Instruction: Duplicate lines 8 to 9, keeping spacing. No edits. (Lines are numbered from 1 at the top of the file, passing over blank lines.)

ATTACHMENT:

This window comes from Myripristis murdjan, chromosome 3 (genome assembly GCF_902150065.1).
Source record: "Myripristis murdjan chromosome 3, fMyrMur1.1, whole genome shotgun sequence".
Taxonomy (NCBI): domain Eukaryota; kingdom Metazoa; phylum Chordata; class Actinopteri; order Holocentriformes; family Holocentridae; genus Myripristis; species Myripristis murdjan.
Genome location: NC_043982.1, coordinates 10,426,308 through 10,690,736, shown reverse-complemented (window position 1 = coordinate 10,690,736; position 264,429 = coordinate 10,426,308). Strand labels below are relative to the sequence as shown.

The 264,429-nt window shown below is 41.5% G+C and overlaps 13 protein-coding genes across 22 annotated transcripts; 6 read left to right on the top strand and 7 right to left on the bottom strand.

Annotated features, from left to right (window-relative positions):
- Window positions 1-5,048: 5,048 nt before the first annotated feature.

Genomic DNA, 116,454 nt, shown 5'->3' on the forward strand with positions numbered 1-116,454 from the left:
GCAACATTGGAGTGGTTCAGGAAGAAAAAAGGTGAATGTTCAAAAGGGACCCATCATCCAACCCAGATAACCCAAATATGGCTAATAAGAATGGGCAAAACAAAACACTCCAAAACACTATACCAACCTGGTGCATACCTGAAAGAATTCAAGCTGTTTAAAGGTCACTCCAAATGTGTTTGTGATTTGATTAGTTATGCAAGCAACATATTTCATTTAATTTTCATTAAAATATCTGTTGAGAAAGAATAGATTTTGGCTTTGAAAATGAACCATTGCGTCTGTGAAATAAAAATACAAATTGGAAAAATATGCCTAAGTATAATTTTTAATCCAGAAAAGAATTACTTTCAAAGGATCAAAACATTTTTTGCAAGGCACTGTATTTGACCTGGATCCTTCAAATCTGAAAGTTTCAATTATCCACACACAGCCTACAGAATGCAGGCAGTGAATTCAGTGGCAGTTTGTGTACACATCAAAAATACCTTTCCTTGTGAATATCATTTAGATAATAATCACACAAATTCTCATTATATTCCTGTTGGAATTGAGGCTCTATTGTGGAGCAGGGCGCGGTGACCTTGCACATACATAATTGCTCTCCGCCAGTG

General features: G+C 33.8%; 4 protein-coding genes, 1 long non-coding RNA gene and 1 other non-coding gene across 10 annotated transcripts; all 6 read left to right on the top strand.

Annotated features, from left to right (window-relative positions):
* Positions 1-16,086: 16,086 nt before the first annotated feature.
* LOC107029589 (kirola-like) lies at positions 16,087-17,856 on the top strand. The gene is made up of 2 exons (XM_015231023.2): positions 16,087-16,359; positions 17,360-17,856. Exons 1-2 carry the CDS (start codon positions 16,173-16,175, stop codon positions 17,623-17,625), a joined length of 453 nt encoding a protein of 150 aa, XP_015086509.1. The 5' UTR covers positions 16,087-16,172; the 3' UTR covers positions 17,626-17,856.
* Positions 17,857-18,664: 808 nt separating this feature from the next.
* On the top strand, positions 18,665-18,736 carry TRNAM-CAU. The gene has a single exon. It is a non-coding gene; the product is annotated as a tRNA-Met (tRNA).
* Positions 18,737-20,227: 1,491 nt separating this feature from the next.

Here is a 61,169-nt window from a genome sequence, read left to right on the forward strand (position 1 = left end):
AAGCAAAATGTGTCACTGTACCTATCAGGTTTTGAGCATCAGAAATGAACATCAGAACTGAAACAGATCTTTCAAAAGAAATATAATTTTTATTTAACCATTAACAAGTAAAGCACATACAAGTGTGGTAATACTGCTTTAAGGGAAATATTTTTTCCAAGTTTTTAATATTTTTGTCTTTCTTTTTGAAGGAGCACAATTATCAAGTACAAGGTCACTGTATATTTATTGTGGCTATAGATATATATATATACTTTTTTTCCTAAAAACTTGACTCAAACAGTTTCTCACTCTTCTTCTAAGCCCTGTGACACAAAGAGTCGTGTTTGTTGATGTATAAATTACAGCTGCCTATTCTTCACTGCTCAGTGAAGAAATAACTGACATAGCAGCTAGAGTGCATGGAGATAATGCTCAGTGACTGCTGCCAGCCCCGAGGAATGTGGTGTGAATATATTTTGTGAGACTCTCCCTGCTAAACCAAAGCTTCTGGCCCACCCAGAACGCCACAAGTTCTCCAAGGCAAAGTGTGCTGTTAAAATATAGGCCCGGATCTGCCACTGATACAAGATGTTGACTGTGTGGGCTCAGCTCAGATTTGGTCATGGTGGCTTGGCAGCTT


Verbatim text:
Genomic DNA, 116,454 nt, shown 5'->3' on the forward strand with positions numbered 1-116,454 from the left:
GCAACATTGGAGTGGTTCAGGAAGAAAAAAGGTGAATGTTCAAAAGGGACCCATCATCCAACCCAGATAACCCAAATATGGCTAATAAGAATGGGCAAAACAAAACACTCCAAAACACTATACCAACCTGGTGCATACCTGAAAGAATTCAAGCTGTTTAAAGGTCACTCCAAATGTGTTTGTGATTTGATTAGTTATGCAAGCAACATATTTCATTTAATTTTCATTAAAATATCTGTTGAGAAAGAATAGATTTTGGCTTTGAAAATGAACCATTGCGTCTGTGAAATAAAAATACAAATTGGAAAAATATGCCTAAGTATAATTTTTAATCCAGAAAAGAATTACTTTCAAAGGATCAAAACATTTTTTGCAAGGCACTGTATTTGACCTGGATCCTTCAAATCTGAAAGTTTCAATTATCCACACACAGCCTACAGAATGCAGGCAGTGAATTCAGTGGCAGTTTGTGTACACATCAAAAATACCTTTCCTTGTGAATATCATTTAGATAATAATCACACAAATTCTCATTATATTCCTGTTGGAATTGAGGCTCTATTGTGGAGCAGGGCGCGGTGACCTTGCACATACATAATTGCTCTCCGCCAGTG